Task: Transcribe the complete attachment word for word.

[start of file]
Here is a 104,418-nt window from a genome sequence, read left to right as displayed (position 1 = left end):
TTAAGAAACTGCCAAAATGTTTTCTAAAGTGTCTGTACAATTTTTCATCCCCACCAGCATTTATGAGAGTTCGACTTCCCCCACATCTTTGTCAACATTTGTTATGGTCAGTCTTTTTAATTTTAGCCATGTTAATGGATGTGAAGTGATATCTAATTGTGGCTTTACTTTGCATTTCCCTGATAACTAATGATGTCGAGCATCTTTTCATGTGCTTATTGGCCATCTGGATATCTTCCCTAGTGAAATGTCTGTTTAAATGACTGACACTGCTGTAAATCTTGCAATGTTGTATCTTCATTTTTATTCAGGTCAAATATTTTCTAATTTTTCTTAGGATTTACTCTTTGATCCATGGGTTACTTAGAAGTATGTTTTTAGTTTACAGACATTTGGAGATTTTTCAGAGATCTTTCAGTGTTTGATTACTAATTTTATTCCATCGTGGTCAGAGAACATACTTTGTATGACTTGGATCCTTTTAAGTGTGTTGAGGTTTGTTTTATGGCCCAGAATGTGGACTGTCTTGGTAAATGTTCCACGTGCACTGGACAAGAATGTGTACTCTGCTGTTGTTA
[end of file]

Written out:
Here is a 104,418-nt window from a genome sequence, read left to right as displayed (position 1 = left end):
TTAAGAAACTGCCAAAATGTTTTCTAAAGTGTCTGTACAATTTTTCATCCCCACCAGCATTTATGAGAGTTCGACTTCCCCCACATCTTTGTCAACATTTGTTATGGTCAGTCTTTTTAATTTTAGCCATGTTAATGGATGTGAAGTGATATCTAATTGTGGCTTTACTTTGCATTTCCCTGATAACTAATGATGTCGAGCATCTTTTCATGTGCTTATTGGCCATCTGGATATCTTCCCTAGTGAAATGTCTGTTTAAATGACTGACACTGCTGTAAATCTTGCAATGTTGTATCTTCATTTTTATTCAGGTCAAATATTTTCTAATTTTTCTTAGGATTTACTCTTTGATCCATGGGTTACTTAGAAGTATGTTTTTAGTTTACAGACATTTGGAGATTTTTCAGAGATCTTTCAGTGTTTGATTACTAATTTTATTCCATCGTGGTCAGAGAACATACTTTGTATGACTTGGATCCTTTTAAGTGTGTTGAGGTTTGTTTTATGGCCCAGAATGTGGACTGTCTTGGTAAATGTTCCACGTGCACTGGACAAGAATGTGTACTCTGCTGTTGTTA